During exercise, muscle contraction requires a high demand for energy (adenosine triphosphate (ATP)). The increase in substrate oxidation during exercise endeavors to match ATP provision with ATP demand in a highly coordinated fashion. Carbohydrate and long-chain fatty acids (LCFA) are the primary substrates oxidized to generate the required ATP during exercise. Throughout steady-state exercise, the rate of fatty acid oxidation (FAO) exists in a reciprocal relationship with the rate of carbohydrate oxidation, and by extension, any regulatory mechanism that increases the oxidation of LCFA may increase exercise performance by sparing both muscle and liver glycogen (12). Historically, the regulation of skeletal muscle FAO has been attributed primarily to transport of lipids across the mitochondrial membranes and, specifically, by reduced malonyl-CoA (M-CoA) inhibition of carnitine palmitoyltransferase-1 (CPT-1). However, recent work has challenged this dogma, suggesting that the regulation of skeletal muscle LCFA oxidation during exercise is a more complicated process. This is now thought to extend beyond mitochondrial membrane lipid transport because several regulatory points have been suggested both internal and external to the working skeletal muscle (Fig. 1). In support of this, it has been known for decades that an increased provision of lipids to a working muscle (such as during exercise) promotes FAO; however, the mechanisms responsible for this fuel preference remain poorly defined.
During the past decade and a half, we have provided considerable evidence to support the hypothesis that the transport of lipids across the plasma and mitochondrial membranes seems to both be regulated highly, suggesting that these transport processes represent potential rate-limiting steps for skeletal muscle FAO. Specifically, using a variety of approaches, including exercise challenges (4,13), muscle denervation (21), transient transfection of cDNA (9,15,25), knockout (KO) models in mice (3,14,34), and pharmacological activation and inhibition of target proteins (5,24), we have provided evidence that fatty acid translocase (FAT)/CD36 is a key regulator of lipid transport across both the sarcolemmal and mitochondrial membranes and, therefore, rates of skeletal muscle fatty acid oxidation. This review will highlight the hypothesis that, in skeletal muscle, FAT/CD36 has an integral role in coordinating an upregulation of sarcolemmal and mitochondrial membrane transport of lipids and is, therefore, a significant control point in regulating rates of lipid oxidation during exercise. Specifically, we will discuss evidence from our research group to support the belief that FAT/CD36 functions as the primary LCFA transport protein on the sarcolemma and is intricately involved in the upregulation of sarcolemmal transport and FAO rates during exercise. In addition, we will discuss our recent work suggesting that FAT/CD36 also regulates the transport of lipids into mitochondria. In light of the evidence indicating that FAT/CD36 can upregulate both sarcolemmal fatty acid transport and increase mitochondrial FAO, FAT/CD36 may have a dual mechanism of action. By coordinating the transport of lipids across two membranes, FAT/CD36 seems to play a central role in upregulating FAO during exercise.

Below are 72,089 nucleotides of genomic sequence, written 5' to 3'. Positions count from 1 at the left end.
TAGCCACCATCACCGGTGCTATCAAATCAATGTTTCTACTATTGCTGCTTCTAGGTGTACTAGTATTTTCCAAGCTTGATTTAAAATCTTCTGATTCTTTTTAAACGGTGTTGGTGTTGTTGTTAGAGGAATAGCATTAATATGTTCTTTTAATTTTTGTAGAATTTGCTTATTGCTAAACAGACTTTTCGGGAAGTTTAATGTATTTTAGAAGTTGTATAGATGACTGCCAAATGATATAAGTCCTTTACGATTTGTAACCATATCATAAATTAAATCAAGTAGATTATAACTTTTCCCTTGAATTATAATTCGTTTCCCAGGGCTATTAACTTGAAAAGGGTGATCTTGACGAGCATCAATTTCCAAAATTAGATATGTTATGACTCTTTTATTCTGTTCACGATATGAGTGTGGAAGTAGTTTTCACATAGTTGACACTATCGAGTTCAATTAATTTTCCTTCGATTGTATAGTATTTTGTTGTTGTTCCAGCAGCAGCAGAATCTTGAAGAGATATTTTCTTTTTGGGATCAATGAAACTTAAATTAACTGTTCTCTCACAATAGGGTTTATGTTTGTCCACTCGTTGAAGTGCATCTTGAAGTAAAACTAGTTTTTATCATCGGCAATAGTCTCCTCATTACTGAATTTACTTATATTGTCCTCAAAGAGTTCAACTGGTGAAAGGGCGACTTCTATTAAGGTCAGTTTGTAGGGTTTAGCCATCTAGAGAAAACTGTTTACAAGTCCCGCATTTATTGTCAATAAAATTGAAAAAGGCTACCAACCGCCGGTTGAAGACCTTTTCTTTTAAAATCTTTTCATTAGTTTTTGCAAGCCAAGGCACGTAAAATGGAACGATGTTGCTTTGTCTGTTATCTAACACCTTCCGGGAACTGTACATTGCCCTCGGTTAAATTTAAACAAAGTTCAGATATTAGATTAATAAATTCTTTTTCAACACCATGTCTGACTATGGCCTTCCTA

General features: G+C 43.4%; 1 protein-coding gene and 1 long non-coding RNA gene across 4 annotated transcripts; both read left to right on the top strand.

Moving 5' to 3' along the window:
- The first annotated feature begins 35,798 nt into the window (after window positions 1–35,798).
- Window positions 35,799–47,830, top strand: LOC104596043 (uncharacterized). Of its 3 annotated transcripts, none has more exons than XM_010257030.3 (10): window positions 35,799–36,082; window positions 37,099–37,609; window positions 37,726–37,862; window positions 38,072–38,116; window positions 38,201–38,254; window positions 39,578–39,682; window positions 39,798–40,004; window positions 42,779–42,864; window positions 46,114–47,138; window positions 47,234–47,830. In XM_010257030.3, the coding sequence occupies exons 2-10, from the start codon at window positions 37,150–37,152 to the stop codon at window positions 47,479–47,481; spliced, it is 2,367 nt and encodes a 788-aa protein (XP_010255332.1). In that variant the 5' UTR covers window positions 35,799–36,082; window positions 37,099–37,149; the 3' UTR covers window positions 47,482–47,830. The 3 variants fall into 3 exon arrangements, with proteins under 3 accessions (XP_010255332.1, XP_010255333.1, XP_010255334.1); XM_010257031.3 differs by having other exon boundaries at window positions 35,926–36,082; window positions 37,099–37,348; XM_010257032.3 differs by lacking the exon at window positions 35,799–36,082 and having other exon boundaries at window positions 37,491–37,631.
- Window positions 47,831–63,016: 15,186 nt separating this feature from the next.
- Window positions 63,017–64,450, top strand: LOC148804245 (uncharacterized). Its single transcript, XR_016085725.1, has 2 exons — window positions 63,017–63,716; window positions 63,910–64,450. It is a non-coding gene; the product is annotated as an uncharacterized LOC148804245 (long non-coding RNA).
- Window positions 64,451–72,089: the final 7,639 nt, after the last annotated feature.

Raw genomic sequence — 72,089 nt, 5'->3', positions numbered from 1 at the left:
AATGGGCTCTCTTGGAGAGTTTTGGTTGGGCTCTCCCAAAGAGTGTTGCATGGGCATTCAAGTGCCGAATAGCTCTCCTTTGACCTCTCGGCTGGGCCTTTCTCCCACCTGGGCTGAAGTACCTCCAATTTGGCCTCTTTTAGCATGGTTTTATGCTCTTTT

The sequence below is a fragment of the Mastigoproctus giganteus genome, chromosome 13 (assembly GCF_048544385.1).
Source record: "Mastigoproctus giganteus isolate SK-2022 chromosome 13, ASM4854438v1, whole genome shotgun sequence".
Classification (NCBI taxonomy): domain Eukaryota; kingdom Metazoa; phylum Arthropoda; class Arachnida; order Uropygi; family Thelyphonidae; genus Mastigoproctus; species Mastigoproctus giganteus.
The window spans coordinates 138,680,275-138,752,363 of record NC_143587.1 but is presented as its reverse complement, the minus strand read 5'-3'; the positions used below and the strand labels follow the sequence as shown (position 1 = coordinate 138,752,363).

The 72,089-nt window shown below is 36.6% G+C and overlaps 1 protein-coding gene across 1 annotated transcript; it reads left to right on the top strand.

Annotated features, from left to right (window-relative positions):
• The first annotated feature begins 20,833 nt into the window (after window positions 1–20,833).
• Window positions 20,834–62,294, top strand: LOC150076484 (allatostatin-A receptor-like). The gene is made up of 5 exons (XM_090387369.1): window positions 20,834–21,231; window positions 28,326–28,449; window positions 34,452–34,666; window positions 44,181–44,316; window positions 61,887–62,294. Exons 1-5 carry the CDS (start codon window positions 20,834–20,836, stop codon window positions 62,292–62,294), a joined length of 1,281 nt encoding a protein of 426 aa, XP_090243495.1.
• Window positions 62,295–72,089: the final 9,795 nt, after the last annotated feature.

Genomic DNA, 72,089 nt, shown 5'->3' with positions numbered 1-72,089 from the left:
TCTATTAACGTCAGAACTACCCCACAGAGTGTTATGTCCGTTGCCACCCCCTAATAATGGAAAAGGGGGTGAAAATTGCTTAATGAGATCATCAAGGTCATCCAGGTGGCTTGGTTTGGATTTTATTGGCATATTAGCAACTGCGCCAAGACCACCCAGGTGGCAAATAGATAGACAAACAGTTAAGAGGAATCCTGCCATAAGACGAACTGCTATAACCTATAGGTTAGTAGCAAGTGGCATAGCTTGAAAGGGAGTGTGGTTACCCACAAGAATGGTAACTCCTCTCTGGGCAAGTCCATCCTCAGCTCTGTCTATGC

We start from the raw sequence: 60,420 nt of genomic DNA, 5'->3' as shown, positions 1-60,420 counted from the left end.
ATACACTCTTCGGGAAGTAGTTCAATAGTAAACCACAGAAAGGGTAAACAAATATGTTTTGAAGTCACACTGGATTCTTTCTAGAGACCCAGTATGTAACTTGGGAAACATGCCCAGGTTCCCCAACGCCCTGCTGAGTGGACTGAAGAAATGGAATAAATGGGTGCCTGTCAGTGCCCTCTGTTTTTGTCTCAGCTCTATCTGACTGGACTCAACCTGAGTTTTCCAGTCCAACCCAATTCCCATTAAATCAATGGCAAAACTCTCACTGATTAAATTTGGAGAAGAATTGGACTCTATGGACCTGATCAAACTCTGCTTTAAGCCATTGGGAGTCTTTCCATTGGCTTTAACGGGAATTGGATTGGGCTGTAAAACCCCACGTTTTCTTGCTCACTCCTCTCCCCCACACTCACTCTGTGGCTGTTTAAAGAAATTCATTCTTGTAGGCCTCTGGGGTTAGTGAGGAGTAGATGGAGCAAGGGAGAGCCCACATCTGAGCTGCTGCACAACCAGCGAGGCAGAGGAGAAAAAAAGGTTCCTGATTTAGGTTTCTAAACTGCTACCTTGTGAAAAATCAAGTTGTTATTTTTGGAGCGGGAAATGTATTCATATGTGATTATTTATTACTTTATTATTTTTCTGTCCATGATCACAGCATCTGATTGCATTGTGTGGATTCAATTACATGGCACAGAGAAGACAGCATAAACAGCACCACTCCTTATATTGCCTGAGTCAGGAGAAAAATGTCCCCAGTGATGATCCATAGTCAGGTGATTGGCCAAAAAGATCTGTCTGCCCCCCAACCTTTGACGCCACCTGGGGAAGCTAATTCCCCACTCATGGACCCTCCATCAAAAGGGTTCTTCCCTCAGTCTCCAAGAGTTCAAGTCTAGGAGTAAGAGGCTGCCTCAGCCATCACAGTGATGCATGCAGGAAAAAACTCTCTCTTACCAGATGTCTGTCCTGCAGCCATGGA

SARCOLEMMAL FATTY ACID TRANSPORT AND FAT/CD36
Traditionally, fatty acid transport across the sarcolemma was thought to be caused solely by passive diffusion; however, during the past decade and a half, a considerable body of literature has accumulated to highlight the importance of integral membrane proteins in facilitating the transport of lipids across the sarcolemma. The original evidence for a protein-mediated process came from experiments reporting that the rate of fatty acid transport into muscle obeyed saturation kinetics similar to those observed in well-studied protein-mediated transport systems (38). Initially, the conclusion that sarcolemmal fatty acid transport may be protein mediated was contested and it was suggested that the saturation was a reflection of the limits of intracellular metabolism rather than protein-mediated transportation events at the plasma membrane. However, subsequent studies have provided strong evidence that fatty acid uptake across the plasma membrane is indeed a saturable process and occurs independent of intracellular metabolism (5). Particularly, studies using a variety of inhibitors including proteases such as trypsin and protonase suggested that fatty acid transport was not just a passive mass action process but alternatively involved membrane proteins. Indeed, these conclusions led to the identification of a number of fatty acid transport proteins, including plasma membrane fatty acid–binding protein (FABPpm), the fatty acid translocase protein (FATP) family, and FAT/CD36 (see (11) for details on these discoveries by the various laboratories).